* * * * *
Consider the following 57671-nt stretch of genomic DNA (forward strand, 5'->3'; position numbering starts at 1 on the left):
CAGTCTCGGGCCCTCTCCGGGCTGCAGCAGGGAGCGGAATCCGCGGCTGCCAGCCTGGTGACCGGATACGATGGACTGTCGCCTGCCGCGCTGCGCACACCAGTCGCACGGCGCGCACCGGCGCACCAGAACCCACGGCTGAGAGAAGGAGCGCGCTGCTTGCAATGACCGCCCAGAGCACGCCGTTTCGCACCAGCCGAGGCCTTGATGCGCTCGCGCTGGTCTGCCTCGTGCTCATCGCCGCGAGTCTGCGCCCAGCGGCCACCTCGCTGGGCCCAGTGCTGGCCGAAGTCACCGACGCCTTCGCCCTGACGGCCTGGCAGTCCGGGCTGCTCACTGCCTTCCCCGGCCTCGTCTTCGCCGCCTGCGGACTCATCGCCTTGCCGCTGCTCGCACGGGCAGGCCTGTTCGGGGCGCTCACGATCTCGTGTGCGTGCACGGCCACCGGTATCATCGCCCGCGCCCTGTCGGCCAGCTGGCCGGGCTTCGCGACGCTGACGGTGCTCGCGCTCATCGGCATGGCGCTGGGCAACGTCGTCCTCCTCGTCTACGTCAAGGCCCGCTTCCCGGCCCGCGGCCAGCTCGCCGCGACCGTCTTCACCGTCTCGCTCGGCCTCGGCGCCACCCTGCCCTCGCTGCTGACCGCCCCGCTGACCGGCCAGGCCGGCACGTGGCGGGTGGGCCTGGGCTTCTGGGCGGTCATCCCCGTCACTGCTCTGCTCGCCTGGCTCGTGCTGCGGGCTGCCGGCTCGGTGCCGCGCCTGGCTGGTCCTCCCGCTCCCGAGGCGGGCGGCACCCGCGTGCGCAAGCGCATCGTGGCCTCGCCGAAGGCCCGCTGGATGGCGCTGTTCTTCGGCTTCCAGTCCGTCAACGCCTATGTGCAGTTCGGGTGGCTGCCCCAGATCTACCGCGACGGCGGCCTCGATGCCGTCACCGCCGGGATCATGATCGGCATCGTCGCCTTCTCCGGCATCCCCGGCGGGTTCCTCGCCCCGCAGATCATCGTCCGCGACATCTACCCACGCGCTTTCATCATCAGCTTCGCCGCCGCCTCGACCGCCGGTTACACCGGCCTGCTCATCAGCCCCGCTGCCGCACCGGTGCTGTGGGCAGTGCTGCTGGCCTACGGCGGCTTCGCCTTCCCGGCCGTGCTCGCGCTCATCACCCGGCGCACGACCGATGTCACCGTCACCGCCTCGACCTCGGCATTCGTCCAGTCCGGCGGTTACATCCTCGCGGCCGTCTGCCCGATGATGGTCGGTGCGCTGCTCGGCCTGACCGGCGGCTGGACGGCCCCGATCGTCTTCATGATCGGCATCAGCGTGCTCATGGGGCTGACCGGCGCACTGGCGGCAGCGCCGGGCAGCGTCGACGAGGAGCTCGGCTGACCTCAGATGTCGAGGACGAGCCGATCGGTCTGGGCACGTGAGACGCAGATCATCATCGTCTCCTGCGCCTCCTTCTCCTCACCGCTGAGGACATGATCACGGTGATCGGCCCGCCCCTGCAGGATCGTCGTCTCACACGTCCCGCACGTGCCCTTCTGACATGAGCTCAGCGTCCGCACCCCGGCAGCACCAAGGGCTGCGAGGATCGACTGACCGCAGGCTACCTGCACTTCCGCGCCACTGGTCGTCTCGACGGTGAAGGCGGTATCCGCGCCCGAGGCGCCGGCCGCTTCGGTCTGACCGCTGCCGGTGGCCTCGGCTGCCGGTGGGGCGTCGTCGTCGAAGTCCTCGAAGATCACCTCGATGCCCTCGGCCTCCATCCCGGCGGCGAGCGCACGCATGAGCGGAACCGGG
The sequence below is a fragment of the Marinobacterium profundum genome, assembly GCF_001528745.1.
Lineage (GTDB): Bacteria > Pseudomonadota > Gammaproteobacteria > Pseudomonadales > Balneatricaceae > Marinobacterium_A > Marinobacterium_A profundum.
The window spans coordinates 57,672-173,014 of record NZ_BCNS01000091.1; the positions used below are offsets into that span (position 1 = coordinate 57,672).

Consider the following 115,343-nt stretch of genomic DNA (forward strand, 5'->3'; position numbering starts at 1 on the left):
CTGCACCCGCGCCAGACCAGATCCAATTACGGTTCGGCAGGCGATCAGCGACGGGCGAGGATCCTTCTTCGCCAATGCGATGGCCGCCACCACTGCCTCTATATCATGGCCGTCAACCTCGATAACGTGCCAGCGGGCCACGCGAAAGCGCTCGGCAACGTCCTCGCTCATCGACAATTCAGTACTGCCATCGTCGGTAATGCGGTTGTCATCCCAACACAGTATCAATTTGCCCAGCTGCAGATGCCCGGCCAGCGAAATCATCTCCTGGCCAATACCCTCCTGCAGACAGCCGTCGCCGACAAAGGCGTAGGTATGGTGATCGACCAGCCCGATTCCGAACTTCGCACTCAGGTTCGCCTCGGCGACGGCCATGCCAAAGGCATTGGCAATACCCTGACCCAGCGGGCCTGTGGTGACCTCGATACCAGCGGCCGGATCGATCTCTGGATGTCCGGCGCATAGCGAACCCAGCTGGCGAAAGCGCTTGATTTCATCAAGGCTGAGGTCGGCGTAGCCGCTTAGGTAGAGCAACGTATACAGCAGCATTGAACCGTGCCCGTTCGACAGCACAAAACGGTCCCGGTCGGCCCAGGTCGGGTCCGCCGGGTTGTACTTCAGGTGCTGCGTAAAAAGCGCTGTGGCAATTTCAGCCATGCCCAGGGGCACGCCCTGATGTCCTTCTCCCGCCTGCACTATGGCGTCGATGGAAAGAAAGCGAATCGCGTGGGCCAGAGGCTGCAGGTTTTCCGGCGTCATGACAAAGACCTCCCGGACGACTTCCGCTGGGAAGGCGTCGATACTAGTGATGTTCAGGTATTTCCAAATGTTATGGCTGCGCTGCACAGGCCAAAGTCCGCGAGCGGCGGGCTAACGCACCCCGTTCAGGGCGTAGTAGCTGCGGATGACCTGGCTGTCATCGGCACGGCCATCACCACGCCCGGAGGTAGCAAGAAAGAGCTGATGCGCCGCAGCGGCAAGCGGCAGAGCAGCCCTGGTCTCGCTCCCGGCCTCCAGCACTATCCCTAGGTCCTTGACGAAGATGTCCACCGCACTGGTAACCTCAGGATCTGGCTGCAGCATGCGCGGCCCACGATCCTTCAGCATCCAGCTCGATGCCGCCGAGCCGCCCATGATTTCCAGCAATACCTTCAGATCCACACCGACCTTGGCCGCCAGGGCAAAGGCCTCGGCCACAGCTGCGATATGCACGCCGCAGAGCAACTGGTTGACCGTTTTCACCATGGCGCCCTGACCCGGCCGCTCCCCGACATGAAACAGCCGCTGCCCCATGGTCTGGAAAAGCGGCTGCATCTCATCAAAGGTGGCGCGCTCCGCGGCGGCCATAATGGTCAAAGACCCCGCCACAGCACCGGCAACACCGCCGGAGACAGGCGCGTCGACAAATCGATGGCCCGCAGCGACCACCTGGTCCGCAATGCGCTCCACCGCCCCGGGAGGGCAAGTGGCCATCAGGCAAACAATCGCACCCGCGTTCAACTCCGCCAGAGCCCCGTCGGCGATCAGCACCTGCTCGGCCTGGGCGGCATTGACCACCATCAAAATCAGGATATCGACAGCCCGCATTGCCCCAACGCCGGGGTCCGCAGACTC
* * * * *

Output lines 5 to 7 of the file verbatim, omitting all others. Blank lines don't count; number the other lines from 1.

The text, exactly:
The window spans coordinates 57,672-173,014 of record NZ_BCNS01000091.1; the positions used below are offsets into that span (position 1 = coordinate 57,672).

Consider the following 115,343-nt stretch of genomic DNA (forward strand, 5'->3'; position numbering starts at 1 on the left):
CTGCACCCGCGCCAGACCAGATCCAATTACGGTTCGGCAGGCGATCAGCGACGGGCGAGGATCCTTCTTCGCCAATGCGATGGCCGCCACCACTGCCTCTATATCATGGCCGTCAACCTCGATAACGTGCCAGCGGGCCACGCGAAAGCGCTCGGCAACGTCCTCGCTCATCGACAATTCAGTACTGCCATCGTCGGTAATGCGGTTGTCATCCCAACACAGTATCAATTTGCCCAGCTGCAGATGCCCGGCCAGCGAAATCATCTCCTGGCCAATACCCTCCTGCAGACAGCCGTCGCCGACAAAGGCGTAGGTATGGTGATCGACCAGCCCGATTCCGAACTTCGCACTCAGGTTCGCCTCGGCGACGGCCATGCCAAAGGCATTGGCAATACCCTGACCCAGCGGGCCTGTGGTGACCTCGATACCAGCGGCCGGATCGATCTCTGGATGTCCGGCGCATAGCGAACCCAGCTGGCGAAAGCGCTTGATTTCATCAAGGCTGAGGTCGGCGTAGCCGCTTAGGTAGAGCAACGTATACAGCAGCATTGAACCGTGCCCGTTCGACAGCACAAAACGGTCCCGGTCGGCCCAGGTCGGGTCCGCCGGGTTGTACTTCAGGTGCTGCGTAAAAAGCGCTGTGGCAATTTCAGCCATGCCCAGGGGCACGCCCTGATGTCCTTCTCCCGCCTGCACTATGGCGTCGATGGAAAGAAAGCGAATCGCGTGGGCCAGAGGCTGCAGGTTTTCCGGCGTCATGACAAAGACCTCCCGGACGACTTCCGCTGGGAAGGCGTCGATACTAGTGATGTTCAGGTATTTCCAAATGTTATGGCTGCGCTGCACAGGCCAAAGTCCGCGAGCGGCGGGCTAACGCACCCCGTTCAGGGCGTAGTAGCTGCGGATGACCTGGCTGTCATCGGCACGGCCATCACCACGCCCGGAGGTAGCAAGAAAGAGCTGATGCGCCGCAGCGGCAAGCGGCAGAGCAGCCCTGGTCTCGCTCCCGGCCTCCAGCACTATCCCTAGGTCCTTGACGAAGATGTCCACCGCACTGGTAACCTCAGGATCTGGCTGCAGCATGCGCGGCCCACGATCCTTCAGCATCCAGCTCGATGCCGCCGAGCCGCCCATGATTTCCAGCAATACCTTCAGATCCACACCGACCTTGGCCGCCAGGGCAAAGGCCTCGGCCACAGCTGCGATATGCACGCCGCAGAGCAACTGGTTGACCGTTTTCACCATGGCGCCCTGACCCGGCCGCTCCCCGACATGAAACAGCCGCTGCCCCATGGTCTGGAAAAGCGGCTGCATCTCATCAAAGGTGGCGCGCTCCGCGGCGGCCATAATGGTCAAAGACCCCGCCACAGCACCGGCAACACCGCCGGAGACAGGCGCGTCGACAAATCGATGGCCCGCAGCGACCACCTGGTCCGCAATGCGCTCCACCGCCCCGGGAGGGCAAGTGGCCATCAGGCAAACAATCGCACCCGCGTTCAACTCCGCCAGAGCCCCGTCGGCGATCAGCACCTGCTCGGCCTGGGCGGCATTGACCACCATCAAAATCAGGATATCGACAGCCCGCATTGCCCCAACGCCGGGGTCCGCAGACTC